Dr. MacLatchy’s opinion piece does not deserve nitpicking over what she said, what she did not say, or should have said. She’s in a tough position defending something where you’re damned if you do, damned if you don’t. Sure, she sounds like a kindergarten teacher pleading with rowdy children to be nice to each other, but what else could she do?
Still, I have been critical of how graduate student Lindsay Shepherd was bullied by two tenured faculty and an administrator at Laurier. They key to understand the bullying is tenure.
Tenure can give faculty illusions of supreme power as they can’t be fired and have a well-paid job and pension most people would die for. For review to grant tenure, most universities use “collegiality” as one criterion, ambiguous and subjective for sure, but useful nevertheless.
In future tenure reviews at Laurier, and universities generally, collegiality should be stressed, not just how faculty get along with each other, but how they treat students and the right of students to have unpopular opinions. It may even be time to reconsider permanent tenure and make tenure a, say, five-year renewable contract based on merit.
Reiner Jaakson, Oakville, Ont.
Power of a free press
The steep decline in “unfounded” rates in sexual-assault cases following The Globe and Mail’s investigation is a striking illustration of the power and importance of a robust and free press in society (Unfounded Rates Fall Across Canada, Aug. 3).
This story stands in sharp contrast to the one beside it on the front page, where speaking the truth about the real purpose and nature of “re-education centres” in China brings immediate threats to your personal freedom and that of your family (Former Teacher Who Fled China Speaks Out On Re-Education Centres, Aug. 3).
Investigative journalism plays a crucial and muscular role in shaping and guiding the democratic processes in a free society, and they should not be deterred by the relentless bleating about “fake news” emanating from south of the border.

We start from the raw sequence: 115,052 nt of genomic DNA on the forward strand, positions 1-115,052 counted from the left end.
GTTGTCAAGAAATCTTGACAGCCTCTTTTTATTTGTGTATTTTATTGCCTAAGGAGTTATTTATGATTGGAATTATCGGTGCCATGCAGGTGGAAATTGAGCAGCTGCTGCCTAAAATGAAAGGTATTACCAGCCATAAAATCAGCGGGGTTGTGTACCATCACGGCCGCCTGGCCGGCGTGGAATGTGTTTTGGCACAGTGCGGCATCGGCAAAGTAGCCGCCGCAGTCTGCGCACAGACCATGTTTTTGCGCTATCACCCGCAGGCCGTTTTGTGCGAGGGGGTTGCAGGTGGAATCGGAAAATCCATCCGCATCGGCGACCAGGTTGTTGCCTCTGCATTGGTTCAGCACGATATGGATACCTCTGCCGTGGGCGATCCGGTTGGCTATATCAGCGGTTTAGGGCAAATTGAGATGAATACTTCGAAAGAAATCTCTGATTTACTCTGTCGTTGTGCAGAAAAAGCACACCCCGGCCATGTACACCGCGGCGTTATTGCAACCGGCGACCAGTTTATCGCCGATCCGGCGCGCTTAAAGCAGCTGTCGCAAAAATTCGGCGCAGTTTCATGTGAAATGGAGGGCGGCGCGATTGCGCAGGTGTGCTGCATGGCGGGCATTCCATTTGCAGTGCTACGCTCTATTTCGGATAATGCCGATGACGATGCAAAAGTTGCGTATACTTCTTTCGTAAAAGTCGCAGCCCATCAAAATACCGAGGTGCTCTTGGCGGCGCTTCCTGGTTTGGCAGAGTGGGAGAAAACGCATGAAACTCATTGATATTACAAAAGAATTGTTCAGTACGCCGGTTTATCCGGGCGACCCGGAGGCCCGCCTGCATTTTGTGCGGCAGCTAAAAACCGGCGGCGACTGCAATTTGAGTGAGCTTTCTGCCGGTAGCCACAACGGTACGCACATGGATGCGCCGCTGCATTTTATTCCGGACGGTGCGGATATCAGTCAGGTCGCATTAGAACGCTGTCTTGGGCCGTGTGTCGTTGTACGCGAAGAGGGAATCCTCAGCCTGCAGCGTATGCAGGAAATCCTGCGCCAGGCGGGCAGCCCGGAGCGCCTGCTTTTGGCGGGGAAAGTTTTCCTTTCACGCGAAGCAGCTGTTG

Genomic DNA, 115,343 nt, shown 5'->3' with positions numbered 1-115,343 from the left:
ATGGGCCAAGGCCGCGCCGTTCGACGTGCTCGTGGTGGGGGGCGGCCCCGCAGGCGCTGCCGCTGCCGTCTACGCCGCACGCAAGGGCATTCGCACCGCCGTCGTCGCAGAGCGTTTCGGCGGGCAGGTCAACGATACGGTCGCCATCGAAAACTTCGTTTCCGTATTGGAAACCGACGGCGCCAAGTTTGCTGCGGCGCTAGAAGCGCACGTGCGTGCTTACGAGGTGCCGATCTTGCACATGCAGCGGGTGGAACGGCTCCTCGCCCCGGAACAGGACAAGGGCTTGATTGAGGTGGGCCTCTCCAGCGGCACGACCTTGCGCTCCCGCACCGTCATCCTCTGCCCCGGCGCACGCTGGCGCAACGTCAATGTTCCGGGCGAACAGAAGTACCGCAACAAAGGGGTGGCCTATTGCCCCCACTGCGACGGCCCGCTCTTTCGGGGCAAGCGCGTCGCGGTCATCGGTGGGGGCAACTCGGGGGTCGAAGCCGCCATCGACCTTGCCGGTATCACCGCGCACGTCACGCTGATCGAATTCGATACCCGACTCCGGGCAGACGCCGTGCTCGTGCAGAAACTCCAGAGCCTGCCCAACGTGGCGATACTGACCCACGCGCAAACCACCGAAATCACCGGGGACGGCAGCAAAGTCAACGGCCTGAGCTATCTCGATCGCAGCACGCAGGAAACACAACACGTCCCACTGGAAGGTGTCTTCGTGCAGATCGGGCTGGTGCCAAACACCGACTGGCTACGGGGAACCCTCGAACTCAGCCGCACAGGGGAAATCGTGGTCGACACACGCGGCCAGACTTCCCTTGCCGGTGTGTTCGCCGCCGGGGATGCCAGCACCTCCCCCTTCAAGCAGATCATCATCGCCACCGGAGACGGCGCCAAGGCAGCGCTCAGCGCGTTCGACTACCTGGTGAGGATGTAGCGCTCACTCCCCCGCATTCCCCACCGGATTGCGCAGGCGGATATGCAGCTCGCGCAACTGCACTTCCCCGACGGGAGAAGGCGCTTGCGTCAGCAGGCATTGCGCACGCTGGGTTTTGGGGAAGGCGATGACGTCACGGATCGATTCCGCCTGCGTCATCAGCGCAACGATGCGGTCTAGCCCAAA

Paul Thiessen, Vancouver
Climate change storms
Re Ontario Targets Federal Carbon Tax With Second Legal Challenge (Aug. 3):
As a former member of the legal profession, I suppose I should support the Ford government’s decision to use up to 60 per cent of the money saved by cancelling the basic income pilot program to fund a legal challenge of the constitutionality of the federal government’s proposed carbon tax, which is already being challenged by the government of Saskatchewan.
Instead, I find myself appalled that a government that claims to speak for “the little guy” has chosen to make some of our poorest citizens suffer so that an allegedly illegal tax can be declared unconstitutional twice. This seems rather like being declared pregnant twice – the second declaration really doesn't change anything, does it?
Ken Shugart, Welland, Ont.
As the Ontario government and others dial back their programs to protect the environment, Canadians only have to check their home insurance renewal rates to see how climate change is affecting them personally. My homeowner renewal rates have increased 20 per cent and our condo corporation rates have gone up 15 per cent. A straw poll of others indicates these increases are pretty typical.
It is critically important that even in turbulent times we continue to strike a balance between environmental, social and economic initiatives.
Wayne Fisher, Mississauga